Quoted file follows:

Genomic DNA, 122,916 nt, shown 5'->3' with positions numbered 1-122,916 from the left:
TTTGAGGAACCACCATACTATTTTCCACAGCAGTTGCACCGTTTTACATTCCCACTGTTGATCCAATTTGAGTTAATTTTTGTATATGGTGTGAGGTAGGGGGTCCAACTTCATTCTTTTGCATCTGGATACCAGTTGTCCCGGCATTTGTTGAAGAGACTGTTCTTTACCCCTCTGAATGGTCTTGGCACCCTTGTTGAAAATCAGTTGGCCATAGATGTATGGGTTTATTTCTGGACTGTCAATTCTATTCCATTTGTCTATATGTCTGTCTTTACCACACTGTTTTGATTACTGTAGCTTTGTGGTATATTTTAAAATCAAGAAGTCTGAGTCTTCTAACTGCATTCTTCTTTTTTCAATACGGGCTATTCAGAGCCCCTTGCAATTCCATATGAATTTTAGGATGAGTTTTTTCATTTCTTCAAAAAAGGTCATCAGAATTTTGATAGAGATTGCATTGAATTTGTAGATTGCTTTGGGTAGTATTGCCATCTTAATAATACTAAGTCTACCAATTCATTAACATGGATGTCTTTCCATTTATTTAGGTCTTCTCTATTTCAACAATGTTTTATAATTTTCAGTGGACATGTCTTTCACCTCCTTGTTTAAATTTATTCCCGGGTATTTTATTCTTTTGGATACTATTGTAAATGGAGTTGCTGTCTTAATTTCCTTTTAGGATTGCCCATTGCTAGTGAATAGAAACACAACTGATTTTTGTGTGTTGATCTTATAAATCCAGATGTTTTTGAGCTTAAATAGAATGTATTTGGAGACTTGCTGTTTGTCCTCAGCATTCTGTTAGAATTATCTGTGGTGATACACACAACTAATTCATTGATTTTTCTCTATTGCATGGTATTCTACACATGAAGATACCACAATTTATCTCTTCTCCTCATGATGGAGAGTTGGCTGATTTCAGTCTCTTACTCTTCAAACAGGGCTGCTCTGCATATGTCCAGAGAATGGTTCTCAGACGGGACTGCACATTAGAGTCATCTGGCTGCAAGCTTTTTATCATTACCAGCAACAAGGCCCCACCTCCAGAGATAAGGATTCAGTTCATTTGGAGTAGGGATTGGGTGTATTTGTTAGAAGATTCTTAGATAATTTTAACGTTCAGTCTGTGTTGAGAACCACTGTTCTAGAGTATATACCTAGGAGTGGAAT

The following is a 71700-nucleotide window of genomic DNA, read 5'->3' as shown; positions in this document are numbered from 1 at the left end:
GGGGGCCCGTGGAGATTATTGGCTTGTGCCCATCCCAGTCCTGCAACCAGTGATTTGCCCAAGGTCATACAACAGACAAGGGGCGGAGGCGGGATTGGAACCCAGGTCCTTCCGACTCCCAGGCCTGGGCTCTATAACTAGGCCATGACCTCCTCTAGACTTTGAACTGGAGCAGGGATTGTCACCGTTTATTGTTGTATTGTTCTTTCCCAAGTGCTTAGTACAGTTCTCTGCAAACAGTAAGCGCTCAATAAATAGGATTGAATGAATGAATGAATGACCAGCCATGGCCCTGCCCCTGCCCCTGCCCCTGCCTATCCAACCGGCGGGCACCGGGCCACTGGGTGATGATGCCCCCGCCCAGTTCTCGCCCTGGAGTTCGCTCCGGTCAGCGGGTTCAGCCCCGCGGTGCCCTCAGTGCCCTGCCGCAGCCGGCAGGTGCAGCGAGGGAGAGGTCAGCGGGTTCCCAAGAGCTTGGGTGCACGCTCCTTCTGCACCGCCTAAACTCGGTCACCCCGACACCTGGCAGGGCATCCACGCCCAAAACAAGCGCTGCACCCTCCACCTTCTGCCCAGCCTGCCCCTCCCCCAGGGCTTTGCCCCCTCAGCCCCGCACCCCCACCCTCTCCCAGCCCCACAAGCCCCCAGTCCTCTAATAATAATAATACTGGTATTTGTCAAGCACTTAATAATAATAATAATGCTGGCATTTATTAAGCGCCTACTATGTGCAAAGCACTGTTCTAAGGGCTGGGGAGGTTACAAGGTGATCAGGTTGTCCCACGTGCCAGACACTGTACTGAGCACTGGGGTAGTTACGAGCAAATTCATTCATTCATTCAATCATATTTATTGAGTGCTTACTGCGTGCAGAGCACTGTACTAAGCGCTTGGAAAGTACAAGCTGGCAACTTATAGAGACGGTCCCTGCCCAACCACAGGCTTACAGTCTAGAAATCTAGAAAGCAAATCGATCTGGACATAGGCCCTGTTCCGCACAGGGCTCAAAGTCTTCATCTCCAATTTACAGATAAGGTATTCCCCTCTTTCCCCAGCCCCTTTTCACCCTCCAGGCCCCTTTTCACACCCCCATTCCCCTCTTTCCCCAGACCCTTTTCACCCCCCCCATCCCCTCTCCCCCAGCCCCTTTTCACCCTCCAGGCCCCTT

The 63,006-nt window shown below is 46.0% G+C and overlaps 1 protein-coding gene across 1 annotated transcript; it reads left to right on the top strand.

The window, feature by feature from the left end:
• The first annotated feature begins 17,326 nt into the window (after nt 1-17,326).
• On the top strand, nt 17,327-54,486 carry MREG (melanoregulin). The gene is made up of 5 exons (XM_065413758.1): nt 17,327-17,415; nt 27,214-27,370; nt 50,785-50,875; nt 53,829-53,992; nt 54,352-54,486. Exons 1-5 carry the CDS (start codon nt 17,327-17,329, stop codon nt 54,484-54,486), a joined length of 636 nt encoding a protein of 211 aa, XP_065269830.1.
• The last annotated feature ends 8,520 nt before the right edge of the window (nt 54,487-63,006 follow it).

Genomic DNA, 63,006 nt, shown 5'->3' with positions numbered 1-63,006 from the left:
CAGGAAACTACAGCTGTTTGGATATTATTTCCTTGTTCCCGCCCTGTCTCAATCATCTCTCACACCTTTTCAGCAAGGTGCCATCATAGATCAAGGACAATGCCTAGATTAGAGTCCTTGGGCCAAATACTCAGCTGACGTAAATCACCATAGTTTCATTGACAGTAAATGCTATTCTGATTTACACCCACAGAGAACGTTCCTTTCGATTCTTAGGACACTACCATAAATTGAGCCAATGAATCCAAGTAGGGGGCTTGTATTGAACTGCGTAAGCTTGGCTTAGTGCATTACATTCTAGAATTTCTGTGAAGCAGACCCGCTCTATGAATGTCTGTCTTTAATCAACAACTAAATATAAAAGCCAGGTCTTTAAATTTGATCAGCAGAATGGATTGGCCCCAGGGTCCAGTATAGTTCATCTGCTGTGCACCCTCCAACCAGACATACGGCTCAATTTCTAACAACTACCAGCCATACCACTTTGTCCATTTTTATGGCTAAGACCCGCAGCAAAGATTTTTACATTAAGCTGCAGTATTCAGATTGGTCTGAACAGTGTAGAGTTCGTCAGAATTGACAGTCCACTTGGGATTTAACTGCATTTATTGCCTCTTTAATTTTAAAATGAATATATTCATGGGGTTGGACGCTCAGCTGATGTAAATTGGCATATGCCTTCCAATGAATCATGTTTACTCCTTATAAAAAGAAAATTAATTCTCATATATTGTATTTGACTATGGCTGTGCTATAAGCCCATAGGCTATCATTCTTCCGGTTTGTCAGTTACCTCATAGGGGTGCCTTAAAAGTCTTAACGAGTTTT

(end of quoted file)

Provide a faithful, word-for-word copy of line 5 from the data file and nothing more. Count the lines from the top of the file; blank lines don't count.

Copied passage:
The 63,006-nt window shown below is 46.0% G+C and overlaps 1 protein-coding gene across 1 annotated transcript; it reads left to right on the top strand.